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Longitudinal association between dairy consumption and changes of body weight and waist circumference: the Framingham Heart Study



Dairy foods are nutrient dense and may be protective against long-term weight gain.


We aimed to examine the longitudinal association between dairy consumption and annualized changes in weight and waist circumference (WC) in adults.


Members of the Framingham Heart Study Offspring Cohort who participated in the fifth through eighth study examinations (1991–2008) were included in these analyses (3440 participants with 11 683 observations). At each exam, dietary intake was assessed by a validated food frequency questionnaire, and weight and WC were assessed following standardized procedures. Repeated measures models were used for the longitudinal analyses of annualized weight and waist circumference changes, adjusting for time-varying or invariant covariates.


On average, participants gained weight and WC during follow-up. Dairy intake increased across exams. After adjusting for demographic and lifestyle factors (including diet quality), participants who consumed 3 servings per day of total dairy had 0.10 kg (±0.04) smaller annualized increment of weight (Ptrend=0.04) than those consuming <1 serving per day. Higher total dairy intake was also marginally associated with less WC gain (Ptrend=0.05). Similarly, participants who consumed 3 servings per week of yogurt had a 0.10 kg (±0.04) and 0.13 cm (±0.05) smaller annualized increment of weight (Ptrend=0.03) and WC (Ptrend=0.008) than those consuming <1 serving per week, respectively. Skim/low-fat milk, cheese, total high-fat or total low-fat dairy intake were not associated with long-term change in weight or WC.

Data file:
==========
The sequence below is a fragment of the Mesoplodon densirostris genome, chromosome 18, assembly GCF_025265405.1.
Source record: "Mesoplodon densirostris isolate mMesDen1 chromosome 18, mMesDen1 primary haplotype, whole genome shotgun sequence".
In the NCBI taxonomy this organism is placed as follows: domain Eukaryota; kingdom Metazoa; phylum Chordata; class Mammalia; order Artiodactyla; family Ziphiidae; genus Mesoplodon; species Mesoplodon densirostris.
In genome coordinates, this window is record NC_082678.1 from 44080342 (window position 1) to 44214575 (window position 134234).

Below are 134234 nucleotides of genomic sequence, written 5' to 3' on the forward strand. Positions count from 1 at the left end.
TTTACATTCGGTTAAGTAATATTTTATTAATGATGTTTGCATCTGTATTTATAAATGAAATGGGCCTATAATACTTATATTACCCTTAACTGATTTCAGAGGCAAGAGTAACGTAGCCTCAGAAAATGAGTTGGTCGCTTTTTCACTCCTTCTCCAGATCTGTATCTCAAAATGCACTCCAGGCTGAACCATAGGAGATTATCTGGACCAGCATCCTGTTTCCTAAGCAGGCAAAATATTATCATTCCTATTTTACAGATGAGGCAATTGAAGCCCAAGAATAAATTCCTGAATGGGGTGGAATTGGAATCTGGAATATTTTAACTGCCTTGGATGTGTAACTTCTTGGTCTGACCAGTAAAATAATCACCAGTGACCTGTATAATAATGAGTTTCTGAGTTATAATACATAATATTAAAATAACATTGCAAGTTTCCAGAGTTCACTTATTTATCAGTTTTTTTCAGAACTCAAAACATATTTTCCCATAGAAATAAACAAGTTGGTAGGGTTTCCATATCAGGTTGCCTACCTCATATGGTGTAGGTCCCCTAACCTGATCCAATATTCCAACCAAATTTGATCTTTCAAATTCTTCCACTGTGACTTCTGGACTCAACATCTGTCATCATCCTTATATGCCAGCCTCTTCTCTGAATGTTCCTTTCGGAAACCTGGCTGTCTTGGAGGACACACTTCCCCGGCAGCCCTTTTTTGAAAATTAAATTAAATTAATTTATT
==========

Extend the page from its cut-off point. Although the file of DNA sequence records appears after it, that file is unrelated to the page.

Further longitudinal and interventional studies are warranted to confirm the beneficial role of increasing total dairy and yogurt intake, as part of a healthy and calorie-balanced dietary pattern, in the long-term prevention of gain in weight and WC.

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We thank Kara A Livingston, Jean Mayer USDA Human Nutrition Research Center on Aging at Tufts University, for the help with data set management. This work was supported by the National Heart, Lung and Blood Institute of the National Institute of Health (contract number: NO1-HC-25195), US Department of Agriculture Agreement 58–1950–7-707 and research grants from The Dannon Company, Inc., and General Mills Bell Institute of Health and Nutrition.

Author contributions

PFJ and NMM designed the research; PFJ and HW conducted the research; JBM, CSF and GTR provided essential materials; HW and GTR analyzed data or performed statistical analysis; HW and PFJ wrote the paper; PFJ had primary responsibility for final content; and LMT, NMM and CSF did critical review.

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Correspondence to P F Jacques.

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Competing interests

PF Jacques and H Wang received support from a grant from The Dannon Company Inc., PF Jacques is a member of the Dannon Yogurt Advisory Board, NM McKeown and LM Troy were funded in part by a grant from General Mills Bell Institute of Health and Nutrition. G Rogers, C Fox and J Meigs declare no conflict of interest.

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Wang, H., Troy, L., Rogers, G. et al. Longitudinal association between dairy consumption and changes of body weight and waist circumference: the Framingham Heart Study. Int J Obes 38, 299–305 (2014).

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  • dairy
  • weight
  • waist circumference
  • longitudinal
  • milk
  • yogurt

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